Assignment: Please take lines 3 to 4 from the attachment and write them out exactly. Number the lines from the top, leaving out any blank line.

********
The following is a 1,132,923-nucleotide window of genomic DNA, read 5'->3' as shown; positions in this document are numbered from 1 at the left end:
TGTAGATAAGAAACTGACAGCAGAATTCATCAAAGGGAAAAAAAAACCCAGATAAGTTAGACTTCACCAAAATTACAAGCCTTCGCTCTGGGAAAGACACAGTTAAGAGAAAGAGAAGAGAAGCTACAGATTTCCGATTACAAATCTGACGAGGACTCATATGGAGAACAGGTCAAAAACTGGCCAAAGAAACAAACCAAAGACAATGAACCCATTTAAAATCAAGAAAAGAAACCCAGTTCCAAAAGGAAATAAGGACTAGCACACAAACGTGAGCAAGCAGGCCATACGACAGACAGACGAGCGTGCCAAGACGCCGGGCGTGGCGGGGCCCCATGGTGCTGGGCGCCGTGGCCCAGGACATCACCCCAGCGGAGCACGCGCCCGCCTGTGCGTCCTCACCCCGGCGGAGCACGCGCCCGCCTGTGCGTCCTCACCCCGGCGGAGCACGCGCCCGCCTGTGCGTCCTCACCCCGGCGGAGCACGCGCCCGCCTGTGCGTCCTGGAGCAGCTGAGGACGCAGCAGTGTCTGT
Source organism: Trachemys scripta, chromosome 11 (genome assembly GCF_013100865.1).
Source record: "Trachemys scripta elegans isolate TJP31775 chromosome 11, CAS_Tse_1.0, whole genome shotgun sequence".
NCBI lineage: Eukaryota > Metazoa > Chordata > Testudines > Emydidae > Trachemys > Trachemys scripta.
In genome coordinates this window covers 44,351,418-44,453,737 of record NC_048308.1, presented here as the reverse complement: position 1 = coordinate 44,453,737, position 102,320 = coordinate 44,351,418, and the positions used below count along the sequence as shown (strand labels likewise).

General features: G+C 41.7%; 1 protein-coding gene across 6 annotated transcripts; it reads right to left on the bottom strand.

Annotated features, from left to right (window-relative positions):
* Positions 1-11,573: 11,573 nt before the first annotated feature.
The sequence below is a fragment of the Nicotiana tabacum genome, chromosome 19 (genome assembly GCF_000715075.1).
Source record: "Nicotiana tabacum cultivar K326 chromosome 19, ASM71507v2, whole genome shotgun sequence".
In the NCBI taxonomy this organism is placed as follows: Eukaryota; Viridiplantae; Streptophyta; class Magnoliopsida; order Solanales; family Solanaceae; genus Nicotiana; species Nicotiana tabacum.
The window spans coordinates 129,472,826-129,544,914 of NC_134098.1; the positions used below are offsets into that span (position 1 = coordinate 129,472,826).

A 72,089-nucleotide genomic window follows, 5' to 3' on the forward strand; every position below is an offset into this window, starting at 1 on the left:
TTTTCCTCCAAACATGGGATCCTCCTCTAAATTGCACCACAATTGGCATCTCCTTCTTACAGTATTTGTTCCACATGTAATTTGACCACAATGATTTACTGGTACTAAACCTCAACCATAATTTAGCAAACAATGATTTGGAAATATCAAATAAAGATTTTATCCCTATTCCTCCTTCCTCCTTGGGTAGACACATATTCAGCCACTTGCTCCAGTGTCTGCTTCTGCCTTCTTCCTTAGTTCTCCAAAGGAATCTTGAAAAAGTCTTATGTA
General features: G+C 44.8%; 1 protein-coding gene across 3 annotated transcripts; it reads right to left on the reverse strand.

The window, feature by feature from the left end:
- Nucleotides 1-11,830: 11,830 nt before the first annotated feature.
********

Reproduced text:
Source organism: Trachemys scripta, chromosome 11 (genome assembly GCF_013100865.1).
Source record: "Trachemys scripta elegans isolate TJP31775 chromosome 11, CAS_Tse_1.0, whole genome shotgun sequence".